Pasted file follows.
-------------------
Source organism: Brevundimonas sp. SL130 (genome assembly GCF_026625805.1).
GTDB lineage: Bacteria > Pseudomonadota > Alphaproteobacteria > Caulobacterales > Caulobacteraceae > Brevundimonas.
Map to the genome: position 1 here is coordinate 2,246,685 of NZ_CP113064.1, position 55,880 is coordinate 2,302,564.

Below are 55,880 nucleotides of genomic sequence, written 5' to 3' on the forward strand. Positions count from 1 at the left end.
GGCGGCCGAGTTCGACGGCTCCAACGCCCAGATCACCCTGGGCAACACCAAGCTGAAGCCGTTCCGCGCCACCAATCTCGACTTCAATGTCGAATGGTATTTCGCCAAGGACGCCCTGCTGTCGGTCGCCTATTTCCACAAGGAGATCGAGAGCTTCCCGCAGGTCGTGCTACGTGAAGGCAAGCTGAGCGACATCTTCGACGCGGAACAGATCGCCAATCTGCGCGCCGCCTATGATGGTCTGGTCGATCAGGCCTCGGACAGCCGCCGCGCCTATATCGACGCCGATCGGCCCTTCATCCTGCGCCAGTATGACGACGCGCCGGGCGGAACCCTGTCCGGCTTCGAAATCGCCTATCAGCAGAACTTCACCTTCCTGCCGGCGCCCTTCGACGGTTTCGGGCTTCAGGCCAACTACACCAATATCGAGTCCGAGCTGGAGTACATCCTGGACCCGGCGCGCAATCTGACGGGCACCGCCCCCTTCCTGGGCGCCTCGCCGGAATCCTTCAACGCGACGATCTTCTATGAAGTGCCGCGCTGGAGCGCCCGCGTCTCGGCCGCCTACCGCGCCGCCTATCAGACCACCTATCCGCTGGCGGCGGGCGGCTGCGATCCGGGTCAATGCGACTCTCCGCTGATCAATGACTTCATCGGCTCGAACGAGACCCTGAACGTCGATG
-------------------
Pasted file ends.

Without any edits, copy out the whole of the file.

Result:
Source organism: Brevundimonas sp. SL130 (genome assembly GCF_026625805.1).
GTDB lineage: Bacteria > Pseudomonadota > Alphaproteobacteria > Caulobacterales > Caulobacteraceae > Brevundimonas.
Map to the genome: position 1 here is coordinate 2,246,685 of NZ_CP113064.1, position 55,880 is coordinate 2,302,564.

Below are 55,880 nucleotides of genomic sequence, written 5' to 3' on the forward strand. Positions count from 1 at the left end.
GGCGGCCGAGTTCGACGGCTCCAACGCCCAGATCACCCTGGGCAACACCAAGCTGAAGCCGTTCCGCGCCACCAATCTCGACTTCAATGTCGAATGGTATTTCGCCAAGGACGCCCTGCTGTCGGTCGCCTATTTCCACAAGGAGATCGAGAGCTTCCCGCAGGTCGTGCTACGTGAAGGCAAGCTGAGCGACATCTTCGACGCGGAACAGATCGCCAATCTGCGCGCCGCCTATGATGGTCTGGTCGATCAGGCCTCGGACAGCCGCCGCGCCTATATCGACGCCGATCGGCCCTTCATCCTGCGCCAGTATGACGACGCGCCGGGCGGAACCCTGTCCGGCTTCGAAATCGCCTATCAGCAGAACTTCACCTTCCTGCCGGCGCCCTTCGACGGTTTCGGGCTTCAGGCCAACTACACCAATATCGAGTCCGAGCTGGAGTACATCCTGGACCCGGCGCGCAATCTGACGGGCACCGCCCCCTTCCTGGGCGCCTCGCCGGAATCCTTCAACGCGACGATCTTCTATGAAGTGCCGCGCTGGAGCGCCCGCGTCTCGGCCGCCTACCGCGCCGCCTATCAGACCACCTATCCGCTGGCGGCGGGCGGCTGCGATCCGGGTCAATGCGACTCTCCGCTGATCAATGACTTCATCGGCTCGAACGAGACCCTGAACGTCGATG